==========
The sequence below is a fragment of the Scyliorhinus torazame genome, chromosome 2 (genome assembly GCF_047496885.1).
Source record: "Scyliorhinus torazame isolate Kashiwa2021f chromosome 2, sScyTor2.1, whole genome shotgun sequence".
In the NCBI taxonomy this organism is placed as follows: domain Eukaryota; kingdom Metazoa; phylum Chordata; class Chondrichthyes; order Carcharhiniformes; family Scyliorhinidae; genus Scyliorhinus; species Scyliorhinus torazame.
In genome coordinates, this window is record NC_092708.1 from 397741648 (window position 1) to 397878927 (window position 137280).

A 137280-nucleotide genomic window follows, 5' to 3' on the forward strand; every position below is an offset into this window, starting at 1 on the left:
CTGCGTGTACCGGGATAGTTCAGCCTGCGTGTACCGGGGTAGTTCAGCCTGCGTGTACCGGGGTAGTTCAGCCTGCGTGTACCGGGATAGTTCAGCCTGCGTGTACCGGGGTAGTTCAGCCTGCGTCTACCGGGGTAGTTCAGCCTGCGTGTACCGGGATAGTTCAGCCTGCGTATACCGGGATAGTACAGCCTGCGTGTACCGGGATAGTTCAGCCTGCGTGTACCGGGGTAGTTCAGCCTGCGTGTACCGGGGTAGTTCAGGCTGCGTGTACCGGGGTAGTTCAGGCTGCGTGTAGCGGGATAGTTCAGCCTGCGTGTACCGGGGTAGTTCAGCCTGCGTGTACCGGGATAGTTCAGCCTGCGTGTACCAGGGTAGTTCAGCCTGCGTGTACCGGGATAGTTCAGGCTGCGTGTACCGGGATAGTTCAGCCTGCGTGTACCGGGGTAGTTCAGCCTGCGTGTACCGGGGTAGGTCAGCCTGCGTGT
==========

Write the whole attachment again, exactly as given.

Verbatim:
The sequence below is a fragment of the Scyliorhinus torazame genome, chromosome 2 (genome assembly GCF_047496885.1).
Source record: "Scyliorhinus torazame isolate Kashiwa2021f chromosome 2, sScyTor2.1, whole genome shotgun sequence".
In the NCBI taxonomy this organism is placed as follows: domain Eukaryota; kingdom Metazoa; phylum Chordata; class Chondrichthyes; order Carcharhiniformes; family Scyliorhinidae; genus Scyliorhinus; species Scyliorhinus torazame.
In genome coordinates, this window is record NC_092708.1 from 397741648 (window position 1) to 397878927 (window position 137280).

A 137280-nucleotide genomic window follows, 5' to 3' on the forward strand; every position below is an offset into this window, starting at 1 on the left:
CTGCGTGTACCGGGATAGTTCAGCCTGCGTGTACCGGGGTAGTTCAGCCTGCGTGTACCGGGGTAGTTCAGCCTGCGTGTACCGGGATAGTTCAGCCTGCGTGTACCGGGGTAGTTCAGCCTGCGTCTACCGGGGTAGTTCAGCCTGCGTGTACCGGGATAGTTCAGCCTGCGTATACCGGGATAGTACAGCCTGCGTGTACCGGGATAGTTCAGCCTGCGTGTACCGGGGTAGTTCAGCCTGCGTGTACCGGGGTAGTTCAGGCTGCGTGTACCGGGGTAGTTCAGGCTGCGTGTAGCGGGATAGTTCAGCCTGCGTGTACCGGGGTAGTTCAGCCTGCGTGTACCGGGATAGTTCAGCCTGCGTGTACCAGGGTAGTTCAGCCTGCGTGTACCGGGATAGTTCAGGCTGCGTGTACCGGGATAGTTCAGCCTGCGTGTACCGGGGTAGTTCAGCCTGCGTGTACCGGGGTAGGTCAGCCTGCGTGT